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Mimicking many of their colleagues, Jingdon Zhu and Adrian Fields, two former Schering-Plough Corp. employees, decided to invest their 401(k) savings in company stock in 2001. But they knew nothing about the financial problems that led to a $138 million drop in the value of the New Jersey drug manufacturer's stock only a year later.

When Schering's stock took this dramatic drop, more than 60 percent of the company's employees had invested in the company. Schering stock constituted 61 percent of the 401(k) plan's assets. Many employees lost their entire retirement savings as a result.

In October 2003 Zhu and Fields became the lead plaintiffs in an Employment Retirement Income Security Act (ERISA) class action on behalf of 11,000 current and former plan participants. They alleged that Schering breached its fiduciary duties mandated under ERISA by offering company stock to plan participants when it knew the price was inflated.

But Schering fought back with an argument that has split 40 district courts in a host of ERISA cases. The company maintained that the individual plaintiffs--as opposed to the plan--had no standing to bring a claim based on Section 409(a) of ERISA, which provides for recovery of losses to the plan caused by a fiduciary breach.

The 3rd Circuit Court of Appeals disagreed in August 2004, finding that the plan participants could sue the company and sending the case back for a trial on the merits. The decision, the first federal appeal courts judgment on the standing issue, could affect almost 100 similar lawsuits. And companies now face a new source of liability for missteps that lead to a drop in stock price.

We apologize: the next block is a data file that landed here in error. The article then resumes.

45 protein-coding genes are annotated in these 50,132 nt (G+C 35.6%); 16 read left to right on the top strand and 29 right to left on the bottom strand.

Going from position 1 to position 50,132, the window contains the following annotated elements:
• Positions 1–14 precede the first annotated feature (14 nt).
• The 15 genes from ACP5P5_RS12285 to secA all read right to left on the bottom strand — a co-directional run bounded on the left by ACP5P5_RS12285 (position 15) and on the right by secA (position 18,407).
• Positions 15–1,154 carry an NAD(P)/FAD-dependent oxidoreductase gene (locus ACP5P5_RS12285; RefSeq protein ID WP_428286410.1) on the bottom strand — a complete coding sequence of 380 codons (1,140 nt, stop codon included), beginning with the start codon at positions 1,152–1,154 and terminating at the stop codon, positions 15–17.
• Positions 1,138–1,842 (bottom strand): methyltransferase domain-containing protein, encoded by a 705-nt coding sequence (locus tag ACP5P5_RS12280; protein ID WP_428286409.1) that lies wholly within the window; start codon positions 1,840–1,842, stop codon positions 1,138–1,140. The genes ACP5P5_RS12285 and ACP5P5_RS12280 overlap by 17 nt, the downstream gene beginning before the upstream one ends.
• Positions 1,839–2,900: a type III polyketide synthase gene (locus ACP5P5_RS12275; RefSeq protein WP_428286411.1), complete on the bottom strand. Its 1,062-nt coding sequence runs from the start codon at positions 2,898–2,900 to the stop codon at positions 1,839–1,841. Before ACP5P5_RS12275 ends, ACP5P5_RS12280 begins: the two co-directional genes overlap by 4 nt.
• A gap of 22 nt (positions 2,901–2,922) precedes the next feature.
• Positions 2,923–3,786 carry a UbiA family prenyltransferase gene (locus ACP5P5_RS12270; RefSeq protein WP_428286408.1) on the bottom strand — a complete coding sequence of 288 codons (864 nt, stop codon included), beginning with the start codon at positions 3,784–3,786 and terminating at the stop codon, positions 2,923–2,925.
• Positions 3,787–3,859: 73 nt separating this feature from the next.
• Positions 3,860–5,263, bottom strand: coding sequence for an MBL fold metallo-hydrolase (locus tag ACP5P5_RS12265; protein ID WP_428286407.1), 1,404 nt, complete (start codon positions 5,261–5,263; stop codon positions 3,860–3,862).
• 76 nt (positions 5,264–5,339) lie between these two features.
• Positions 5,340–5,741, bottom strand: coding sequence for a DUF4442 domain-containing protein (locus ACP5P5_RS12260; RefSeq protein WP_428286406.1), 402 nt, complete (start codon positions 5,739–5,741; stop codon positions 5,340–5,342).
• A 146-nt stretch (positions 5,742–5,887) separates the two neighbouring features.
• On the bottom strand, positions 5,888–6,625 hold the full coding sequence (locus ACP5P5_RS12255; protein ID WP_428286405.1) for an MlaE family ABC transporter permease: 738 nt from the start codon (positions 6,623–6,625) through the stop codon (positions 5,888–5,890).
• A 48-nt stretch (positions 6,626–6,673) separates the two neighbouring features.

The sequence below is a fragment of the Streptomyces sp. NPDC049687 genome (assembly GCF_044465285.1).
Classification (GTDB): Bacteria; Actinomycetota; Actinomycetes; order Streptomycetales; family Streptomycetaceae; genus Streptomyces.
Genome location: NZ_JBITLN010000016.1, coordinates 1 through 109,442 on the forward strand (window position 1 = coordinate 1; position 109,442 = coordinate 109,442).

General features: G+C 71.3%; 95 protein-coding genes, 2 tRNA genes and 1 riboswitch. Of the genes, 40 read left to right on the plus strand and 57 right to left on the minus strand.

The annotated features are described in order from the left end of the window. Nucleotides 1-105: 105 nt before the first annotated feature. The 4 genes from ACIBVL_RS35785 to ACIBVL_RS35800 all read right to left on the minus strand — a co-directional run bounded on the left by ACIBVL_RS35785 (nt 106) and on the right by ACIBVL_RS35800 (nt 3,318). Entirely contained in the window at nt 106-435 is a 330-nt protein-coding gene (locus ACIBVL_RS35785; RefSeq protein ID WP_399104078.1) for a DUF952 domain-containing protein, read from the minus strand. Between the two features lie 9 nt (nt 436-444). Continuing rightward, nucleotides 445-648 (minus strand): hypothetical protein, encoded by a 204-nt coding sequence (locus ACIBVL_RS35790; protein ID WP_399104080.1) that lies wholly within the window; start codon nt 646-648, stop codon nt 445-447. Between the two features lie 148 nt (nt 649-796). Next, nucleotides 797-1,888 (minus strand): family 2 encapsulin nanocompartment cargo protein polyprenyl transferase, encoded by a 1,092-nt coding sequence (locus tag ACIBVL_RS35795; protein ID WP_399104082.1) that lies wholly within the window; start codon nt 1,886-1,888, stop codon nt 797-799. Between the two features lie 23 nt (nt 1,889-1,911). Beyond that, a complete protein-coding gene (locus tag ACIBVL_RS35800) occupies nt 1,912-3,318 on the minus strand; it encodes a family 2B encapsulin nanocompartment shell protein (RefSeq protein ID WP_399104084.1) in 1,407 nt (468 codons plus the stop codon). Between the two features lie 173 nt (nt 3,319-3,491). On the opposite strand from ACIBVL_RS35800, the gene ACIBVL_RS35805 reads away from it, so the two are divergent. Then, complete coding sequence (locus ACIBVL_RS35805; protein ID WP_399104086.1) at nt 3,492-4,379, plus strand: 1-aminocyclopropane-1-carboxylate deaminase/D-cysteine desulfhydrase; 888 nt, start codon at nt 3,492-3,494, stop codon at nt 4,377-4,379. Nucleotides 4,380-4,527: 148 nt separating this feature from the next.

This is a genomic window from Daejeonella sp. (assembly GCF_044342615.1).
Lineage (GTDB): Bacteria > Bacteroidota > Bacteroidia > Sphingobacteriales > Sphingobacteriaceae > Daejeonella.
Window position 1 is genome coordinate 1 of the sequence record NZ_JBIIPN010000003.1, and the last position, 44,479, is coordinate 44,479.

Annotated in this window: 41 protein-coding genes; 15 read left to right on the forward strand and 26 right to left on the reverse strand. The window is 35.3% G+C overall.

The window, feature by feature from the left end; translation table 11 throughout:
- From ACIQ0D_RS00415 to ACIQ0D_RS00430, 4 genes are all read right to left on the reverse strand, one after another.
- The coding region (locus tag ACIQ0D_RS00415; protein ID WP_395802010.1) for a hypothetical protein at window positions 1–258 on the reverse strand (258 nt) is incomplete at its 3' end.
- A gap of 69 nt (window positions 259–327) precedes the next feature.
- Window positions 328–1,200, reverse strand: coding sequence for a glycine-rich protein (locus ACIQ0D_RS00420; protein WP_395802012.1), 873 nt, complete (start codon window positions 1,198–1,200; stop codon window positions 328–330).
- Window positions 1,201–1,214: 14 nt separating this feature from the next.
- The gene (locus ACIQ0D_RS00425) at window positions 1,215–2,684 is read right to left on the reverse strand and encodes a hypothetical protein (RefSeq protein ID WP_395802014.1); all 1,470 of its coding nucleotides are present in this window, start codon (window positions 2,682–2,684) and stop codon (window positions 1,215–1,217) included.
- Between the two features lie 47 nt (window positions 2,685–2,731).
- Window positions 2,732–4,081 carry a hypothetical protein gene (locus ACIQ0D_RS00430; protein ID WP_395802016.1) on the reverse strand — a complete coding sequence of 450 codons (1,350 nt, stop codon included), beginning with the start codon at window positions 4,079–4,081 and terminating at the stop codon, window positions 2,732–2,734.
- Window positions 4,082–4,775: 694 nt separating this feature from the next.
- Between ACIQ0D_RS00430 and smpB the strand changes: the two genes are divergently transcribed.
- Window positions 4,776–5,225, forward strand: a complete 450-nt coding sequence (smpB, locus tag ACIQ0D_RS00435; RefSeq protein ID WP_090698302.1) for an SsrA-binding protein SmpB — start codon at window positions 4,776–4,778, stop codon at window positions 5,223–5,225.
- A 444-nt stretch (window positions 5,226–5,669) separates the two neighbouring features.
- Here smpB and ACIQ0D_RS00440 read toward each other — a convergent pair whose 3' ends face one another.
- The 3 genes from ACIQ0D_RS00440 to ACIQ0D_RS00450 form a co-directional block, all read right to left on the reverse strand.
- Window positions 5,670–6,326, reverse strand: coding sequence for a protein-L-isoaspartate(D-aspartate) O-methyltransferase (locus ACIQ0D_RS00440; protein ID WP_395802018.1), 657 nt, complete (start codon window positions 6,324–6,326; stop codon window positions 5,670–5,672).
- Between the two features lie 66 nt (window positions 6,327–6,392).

"The persuasive value of this decision will have national repercussions," says Joseph Meltzer a partner at Schiffrin & Barroway, who represented the plaintiffs.

What's Mine Is Ours

Although the standing issue is controversial, Schering had good reason to be hopeful as it commenced the case in the appeals court.

Schering won the first round in 2004, when U.S. District Judge Katharine Hayden ruled that the plaintiffs' contributions were not aggregated assets of the plan, and that their claims covered only their individualized losses. Because Section 409(a) applies only to losses to a retirement plan, Hayden dismissed the claims.

But a unanimous appeals court overturned Hayden's ruling, concluding that it "directly conflicts with the express terms of the saving plan," which made it clear that losses sustained in individual accounts were plan losses.

Senior U.S. District Judge Arthur Alarc?? 1/2 n's decision gives some guidance as to whether an individual employee's losses will qualify as losses to the plan for purposes of an ERISA suit.

"Contrary to the District Court's interpretation of the provisions of the Savings Plan, each participant's deferred payroll compensation was held in trust as the assets of the Savings Plan," he wrote. "Each participant in the Savings Plan was provided with an individualized account and periodically informed of the individual balance in his or her account. The Savings Plan also makes clear the fact that each participant has an individual account does not require any segregation of the funds of the Plan."